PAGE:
How did you become involved in IT?
I’m of English origin, but I left in 1991 and went to Poland at the time that Arthur Anderson for a six week mass privitisation program which involved privatising 500 state owned companies in Poland, and six weeks became three months became a year, met my fife and I spent nine years there.
The first 4½ years was working with Anderson starting its practice - we grew it from virtually nothing to about 300 people when I left. Andersons became Ernst and Young and it’s now one of the most successful practices that Ernst and Young have around the world.
Around 1995 I kind of felt there may have been more to life than working in Anderson’s environment, and I went off to run a venture capital fund. We listed in Canada on the Toronto Stock Exchange and were investing in Poland. We invested in a whole bunch of companies, from glass bottle manufacturers to hot water tank manufacturing, bakery equipment, real estate, and one of the businesses that we invested in was cable TV business, which at the time was really just an idea that a bunch of guys came to us with.
So we started buying towns and communities up and pulling them together to start to pull together this cable TV business, we put in about $10, $15 million dollars, and borrowed a bunch of money from the bank as well, and over a period of time grew it into a reasonable asset, which ultimately was the reason the fund got sold. We had a hostile takeover bid on the Toronto Stock Exchange to acquire the business from the people that eventually acquired it EVL – Emerging Ventures Limited out of the States, who bought it principally for cable TV business.
It’s called Multimedia Polska – and is now the biggest regional cable TV business in Poland, it’s is listed on the Warsaw stock exchange, and they’ve done pretty well out of it.
At one stage I was offered to go and run that, but I decided to move the family to Australia instead, and we moved down here after we sold the fund in 1999 – and that’s how I started to get involved in the IT industry, by backing the cable TV business.
When I moved down here in early 2000, I joined an IT investment bank called Newport Capital, that I spent about a year with on the back of the dotcom bubble bursting, so it was a pretty tough year.
Then I thought there would be other opportunities that I could use my venture capital/ investment banking background and go out and help companies in the IT industry by going and helping them raise money, and write their business plans.
I ended up working for myself for four years, working with IT companies helping them raise money, sell their businesses, try and improve their operations, take them globally and so on, and then five years ago I was approached to join Powerlan as COO. I came on board spent some time trying to sort out what we were doing, sold a couple of businesses, trying to restructure the business, we bought some businesses as well.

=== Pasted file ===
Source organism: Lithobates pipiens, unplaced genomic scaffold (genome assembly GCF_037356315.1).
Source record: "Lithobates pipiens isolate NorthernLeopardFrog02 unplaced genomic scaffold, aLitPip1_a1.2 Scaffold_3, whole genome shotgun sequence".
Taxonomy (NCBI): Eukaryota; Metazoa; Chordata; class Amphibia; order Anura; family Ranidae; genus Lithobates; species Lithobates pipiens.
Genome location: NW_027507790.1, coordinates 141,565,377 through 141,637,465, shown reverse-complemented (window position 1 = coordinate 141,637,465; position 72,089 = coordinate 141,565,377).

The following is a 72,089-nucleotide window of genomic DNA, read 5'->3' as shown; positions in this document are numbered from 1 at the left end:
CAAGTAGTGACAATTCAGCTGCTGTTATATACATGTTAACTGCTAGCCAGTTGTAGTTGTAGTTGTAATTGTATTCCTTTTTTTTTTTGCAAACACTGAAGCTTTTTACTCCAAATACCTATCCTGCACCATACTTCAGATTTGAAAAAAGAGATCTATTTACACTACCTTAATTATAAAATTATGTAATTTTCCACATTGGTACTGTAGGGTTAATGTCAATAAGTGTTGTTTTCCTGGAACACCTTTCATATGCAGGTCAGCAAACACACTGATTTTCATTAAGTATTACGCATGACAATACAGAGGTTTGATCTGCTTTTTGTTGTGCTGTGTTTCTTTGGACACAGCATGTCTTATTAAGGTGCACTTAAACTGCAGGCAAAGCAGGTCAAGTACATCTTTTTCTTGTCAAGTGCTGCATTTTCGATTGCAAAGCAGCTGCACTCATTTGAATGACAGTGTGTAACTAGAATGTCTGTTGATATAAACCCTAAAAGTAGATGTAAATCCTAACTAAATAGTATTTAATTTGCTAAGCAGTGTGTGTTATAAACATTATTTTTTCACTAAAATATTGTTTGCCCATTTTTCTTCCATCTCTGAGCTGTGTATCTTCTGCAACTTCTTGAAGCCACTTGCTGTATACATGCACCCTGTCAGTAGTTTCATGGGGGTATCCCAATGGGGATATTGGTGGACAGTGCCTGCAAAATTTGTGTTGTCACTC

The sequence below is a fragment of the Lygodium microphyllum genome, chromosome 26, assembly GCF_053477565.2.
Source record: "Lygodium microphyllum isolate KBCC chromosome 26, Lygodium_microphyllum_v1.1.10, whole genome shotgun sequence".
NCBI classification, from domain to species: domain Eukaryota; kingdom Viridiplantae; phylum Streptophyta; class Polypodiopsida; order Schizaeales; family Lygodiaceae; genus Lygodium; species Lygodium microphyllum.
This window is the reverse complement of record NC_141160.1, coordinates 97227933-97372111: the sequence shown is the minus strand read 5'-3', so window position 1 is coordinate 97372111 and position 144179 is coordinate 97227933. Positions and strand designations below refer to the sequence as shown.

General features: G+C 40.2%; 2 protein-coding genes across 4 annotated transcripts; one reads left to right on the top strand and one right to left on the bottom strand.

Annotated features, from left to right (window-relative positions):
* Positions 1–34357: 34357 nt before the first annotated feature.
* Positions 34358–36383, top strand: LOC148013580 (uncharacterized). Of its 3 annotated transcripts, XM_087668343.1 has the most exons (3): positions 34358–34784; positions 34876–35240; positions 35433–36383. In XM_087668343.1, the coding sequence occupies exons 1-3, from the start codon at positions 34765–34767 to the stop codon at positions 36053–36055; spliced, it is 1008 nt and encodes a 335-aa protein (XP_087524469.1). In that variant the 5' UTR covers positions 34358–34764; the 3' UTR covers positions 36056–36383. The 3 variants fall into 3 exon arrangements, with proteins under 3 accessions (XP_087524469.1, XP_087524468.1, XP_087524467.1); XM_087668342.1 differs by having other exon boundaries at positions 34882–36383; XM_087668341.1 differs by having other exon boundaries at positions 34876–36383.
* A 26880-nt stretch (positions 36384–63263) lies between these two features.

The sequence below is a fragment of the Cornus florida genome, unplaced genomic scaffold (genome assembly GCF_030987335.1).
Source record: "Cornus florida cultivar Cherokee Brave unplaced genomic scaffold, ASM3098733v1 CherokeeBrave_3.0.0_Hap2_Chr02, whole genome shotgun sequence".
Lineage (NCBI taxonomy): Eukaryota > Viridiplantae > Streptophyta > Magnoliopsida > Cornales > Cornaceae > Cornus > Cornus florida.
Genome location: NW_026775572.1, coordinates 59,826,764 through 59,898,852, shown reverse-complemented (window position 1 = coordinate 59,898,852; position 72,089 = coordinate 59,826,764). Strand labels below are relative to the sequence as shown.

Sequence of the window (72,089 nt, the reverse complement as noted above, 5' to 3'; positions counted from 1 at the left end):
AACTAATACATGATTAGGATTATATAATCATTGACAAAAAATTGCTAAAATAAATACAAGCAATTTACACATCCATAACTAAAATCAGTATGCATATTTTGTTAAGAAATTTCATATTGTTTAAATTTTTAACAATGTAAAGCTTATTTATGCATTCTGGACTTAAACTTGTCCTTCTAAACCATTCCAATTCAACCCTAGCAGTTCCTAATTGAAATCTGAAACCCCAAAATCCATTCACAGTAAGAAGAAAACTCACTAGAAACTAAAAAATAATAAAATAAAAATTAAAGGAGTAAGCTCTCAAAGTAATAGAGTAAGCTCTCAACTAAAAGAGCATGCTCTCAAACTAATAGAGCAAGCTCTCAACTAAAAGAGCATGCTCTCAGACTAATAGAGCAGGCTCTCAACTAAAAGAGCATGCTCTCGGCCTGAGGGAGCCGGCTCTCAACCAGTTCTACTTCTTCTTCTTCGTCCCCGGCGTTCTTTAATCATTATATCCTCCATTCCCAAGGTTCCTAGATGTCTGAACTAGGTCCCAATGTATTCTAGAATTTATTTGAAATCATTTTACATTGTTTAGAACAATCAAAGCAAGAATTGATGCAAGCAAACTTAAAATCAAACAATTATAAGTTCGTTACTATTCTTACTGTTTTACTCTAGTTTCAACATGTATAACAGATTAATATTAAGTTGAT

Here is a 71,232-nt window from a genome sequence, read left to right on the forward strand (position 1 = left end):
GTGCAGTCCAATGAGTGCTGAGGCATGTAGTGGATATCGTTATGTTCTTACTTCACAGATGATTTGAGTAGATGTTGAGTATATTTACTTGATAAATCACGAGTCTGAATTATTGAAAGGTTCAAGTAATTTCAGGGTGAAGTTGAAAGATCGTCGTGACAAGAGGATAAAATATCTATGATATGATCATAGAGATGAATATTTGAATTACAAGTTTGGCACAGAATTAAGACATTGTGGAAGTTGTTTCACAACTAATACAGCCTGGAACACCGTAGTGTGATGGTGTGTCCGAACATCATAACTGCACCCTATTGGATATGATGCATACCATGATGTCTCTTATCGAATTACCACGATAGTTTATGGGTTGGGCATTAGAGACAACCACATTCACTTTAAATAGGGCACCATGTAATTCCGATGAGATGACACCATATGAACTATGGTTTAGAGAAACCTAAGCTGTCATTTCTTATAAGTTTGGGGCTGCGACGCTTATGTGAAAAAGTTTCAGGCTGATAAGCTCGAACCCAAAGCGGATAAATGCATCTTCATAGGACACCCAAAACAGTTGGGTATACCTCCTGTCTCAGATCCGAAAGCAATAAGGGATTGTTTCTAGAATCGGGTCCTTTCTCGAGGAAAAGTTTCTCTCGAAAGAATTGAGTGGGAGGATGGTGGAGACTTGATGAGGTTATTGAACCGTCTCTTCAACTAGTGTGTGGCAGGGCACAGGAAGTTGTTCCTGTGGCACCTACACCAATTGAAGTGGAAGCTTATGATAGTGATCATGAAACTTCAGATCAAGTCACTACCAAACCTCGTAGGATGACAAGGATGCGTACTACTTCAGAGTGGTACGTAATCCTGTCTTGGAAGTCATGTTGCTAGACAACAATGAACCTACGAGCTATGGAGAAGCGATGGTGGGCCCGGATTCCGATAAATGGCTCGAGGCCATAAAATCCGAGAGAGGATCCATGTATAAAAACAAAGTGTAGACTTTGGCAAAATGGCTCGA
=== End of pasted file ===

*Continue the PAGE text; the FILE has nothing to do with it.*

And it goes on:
The focus now we’ve got a clear strategy around Clarity which is the biggest piece of the Powerlan group, and then we have two other businesses – IMX software which is around foreign currency bank trading, and converter technology which is based in the US as well.
What’s your vision for Clarity?
The telecommunications industry is clearly struggling at the moment. There’s a number of challenges they face, not least around their revenues and the shift from voice to data and the challenges that puts on their networks, and that challenge that puts on their top line as well.
They’re undergoing a lot of transformations at the moment, and our message has always been around helping to simplify their operations. We don’t regard ourselves as best of breed in terms of particular functionality, it’s more best of suite – it’s capability across the whole horizontal.
So it’s right the way from the build through to the sell and the fulfil and the assure, but on a simplified basis, so the tagline is around simplifying operations, and that’s what we’re all about – helping the operations to simplify as they go through this transformation and not spending lots of money on lots of complex things that require lots of interfacing and integration between the different parts.
Is there anything you find frustrating about doing business in IT?
It’s no doubt it’s a challenging business we’re in, all of the businesses that we’re involved in are principally project based. We’re working very hard to enhance our relationships with the existing customers, to have more of an ongoing revenue stream.
Ian Campbell, who is the main backer of the business and owns about half of the Powerlan group has always been very much involved in transactional based business with recurring revenues, and the biggest challenge for us across the group is to try and smooth our revenues, because our costs are relatively consistent every month – we’re entirely dependant on people and about 70 per cent of what we spend every month is on people. So there’s a predictability every month about what we spend, there’s an unpredictability about the revenues that we generate.
The biggest challenge we have as a business in the space is around trying to smooth the revenue stream, and improve the relationships we have with our customers. We predominantly focused around South-East Asia and they’re challenging markets to operate in. There’s lots of different cultures, but if you walk around the office you’ll see there’s lots of different cultures in the office as well. We try and understand the markets that we sell into and try and get local people that understand the culture involved with us.
We’re very much focused on having local teams as well to understand cultures and the way people do business there, but in recognising that this is an Australian company, we have principles and values. So while we need to understand the cultures, we also need to work around what we see as the important values for us.